Surge Guard’s latest portable device is a hedge against damage caused by faulty 120-volt AC hookups and natural influences
Plugging into 120-volt AC power at an RV park may seem uneventful, but in too many cases this simple procedure can lead to damaged appliances and accessories, and ruined trips. Not all power is created equal, especially in older campgrounds with aging power grids. Subject hooking up to user faux pas and adverse weather, and sparks can fly, literally. Circumventing potential electrical problems with the use of a surge protector, like the new model 34950 from Surge Guard, can add peace of mind and a big dose of safety.
Surge Guard has been making power-protection devices for a long time, and the latest model has all the bells and whistles any owner needs to defend against low voltage, lightning-induced surges, and brownouts caused by grid overloading in areas where everyone is using air conditioning. As a portable device, the Surge Guard simply plugs into the pedestal before connecting the power cable.
Protection from bad RV-park power is all-encompassing (4,200 joules), and just about every potential problem is covered, including power surges, low and high voltage, miswired pedestals and an open neutral. The big improvement for this model is the ability to read an open neutral inside the RV. This is a patent-pending feature, and according to the company, a game changer when it comes to RV power protection.
The housing has been improved to include a flip-up cover for the receptacle that has a rubber gasket to keep water and debris out. An overall shorter length helps to position the device off the ground when in use (majority of pedestals). Both ends also have Easy-T-Pull handles, which reduce the effort to unplug the RV’s umbilical cord and the device from the pedestal’s receptacle.
A screen on the face of the housing continuously displays voltage and amp draw, and the lights below inform the user if the power is clean enough for making the connection. Once the device is plugged into pedestal power, it goes through a start-up sequence, and the green light will illuminate when conditions are safe. During a long-term test, the Surge Guard showed faulty power at a number of parks; at one site, the 50-amp receptacle was faulty, but the 30-amp side was clean, giving us the warning needed to use an adapter for the one-night stay.
Low-voltage protection came in handy a few times during the heat of summer, where all the neighbors were running multiple air conditioners. When the voltage dips to 102, the device shuts down incoming power, protecting sensitive appliances from damage. After adequate power is once again detected, the 120-volt AC appliance operation is restored automatically. A 128-second reset delay protects the air-conditioner compressor, which may be subject to high head pressure at the time of start-up.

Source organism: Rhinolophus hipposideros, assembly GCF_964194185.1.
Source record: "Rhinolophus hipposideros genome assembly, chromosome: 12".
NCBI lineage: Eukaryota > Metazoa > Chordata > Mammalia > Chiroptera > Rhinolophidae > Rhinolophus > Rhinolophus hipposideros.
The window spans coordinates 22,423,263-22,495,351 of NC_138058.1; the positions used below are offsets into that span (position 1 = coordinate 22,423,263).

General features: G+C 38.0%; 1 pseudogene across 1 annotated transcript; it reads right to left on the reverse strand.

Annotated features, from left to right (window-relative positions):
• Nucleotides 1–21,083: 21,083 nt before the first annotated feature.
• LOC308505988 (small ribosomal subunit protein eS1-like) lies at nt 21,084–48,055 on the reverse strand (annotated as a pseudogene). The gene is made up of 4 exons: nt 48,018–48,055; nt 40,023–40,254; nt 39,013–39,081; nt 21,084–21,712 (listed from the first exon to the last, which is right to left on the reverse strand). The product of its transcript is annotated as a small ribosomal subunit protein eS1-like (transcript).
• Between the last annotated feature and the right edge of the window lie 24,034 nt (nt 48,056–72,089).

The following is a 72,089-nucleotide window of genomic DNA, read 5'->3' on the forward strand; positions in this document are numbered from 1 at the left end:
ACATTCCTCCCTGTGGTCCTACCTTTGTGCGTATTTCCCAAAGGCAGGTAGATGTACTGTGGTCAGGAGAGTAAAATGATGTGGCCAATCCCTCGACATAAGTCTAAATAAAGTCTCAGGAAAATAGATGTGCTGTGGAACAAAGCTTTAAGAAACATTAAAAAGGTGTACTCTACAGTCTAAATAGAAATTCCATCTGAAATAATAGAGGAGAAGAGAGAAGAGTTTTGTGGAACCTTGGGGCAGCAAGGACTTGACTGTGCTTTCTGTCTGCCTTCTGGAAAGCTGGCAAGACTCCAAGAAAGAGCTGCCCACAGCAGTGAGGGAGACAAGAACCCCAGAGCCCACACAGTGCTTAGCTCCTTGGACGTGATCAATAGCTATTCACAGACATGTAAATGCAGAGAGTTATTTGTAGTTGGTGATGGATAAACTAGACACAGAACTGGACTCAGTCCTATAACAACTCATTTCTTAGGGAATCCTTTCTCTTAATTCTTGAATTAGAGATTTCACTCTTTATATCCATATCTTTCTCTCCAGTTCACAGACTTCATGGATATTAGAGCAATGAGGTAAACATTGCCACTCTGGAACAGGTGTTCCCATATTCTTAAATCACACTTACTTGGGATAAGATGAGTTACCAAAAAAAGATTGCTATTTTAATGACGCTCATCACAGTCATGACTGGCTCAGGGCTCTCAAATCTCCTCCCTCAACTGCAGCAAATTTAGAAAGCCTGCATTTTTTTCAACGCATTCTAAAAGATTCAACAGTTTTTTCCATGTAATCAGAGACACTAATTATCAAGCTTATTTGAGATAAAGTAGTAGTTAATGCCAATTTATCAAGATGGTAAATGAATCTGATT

The Surge Guard proved its value at one RV park where a couple of live wires were dislodged inside the shared box while the tenant behind our rig was plugging in his cable. The surge protector shut down the system instantaneously as sparks and smoke shot out of the box.
A locking ring is provided to prevent theft, but the user supplies the lock and chain or cable. RV parks are generally safe, and while the locking ring is not tamper-proof, the device is not usable if the cable is cut.
Surge Guard offers a lifetime warranty, which covers defects in manufacturing and if equipment inside the RV is damaged should the device fail to protect against electrical maladies. Replacement (necessary) as a result of a lightning-induced surge is not covered under warranty, but the appliances and accessories will survive the event. A 30-amp version is also available (model 34930).
The extensive range of protection afforded by the Surge Guard is well worth the price, and it should be considered a must-have safety device for all RVs.
More Information: Southwire
An RV/MH Hall of Fame inductee and publisher emeritus of Trailer Life and MotorHome, Bob Livingston has written countless RV technical and lifestyle articles and books, and created and appeared on the weekly television show RVtoday. A lifelong RV enthusiast, Bob now travels and lives full time with his wife, Lynne, in their fifth-wheel trailer. He continues to be a regular contributor to Trailer Life.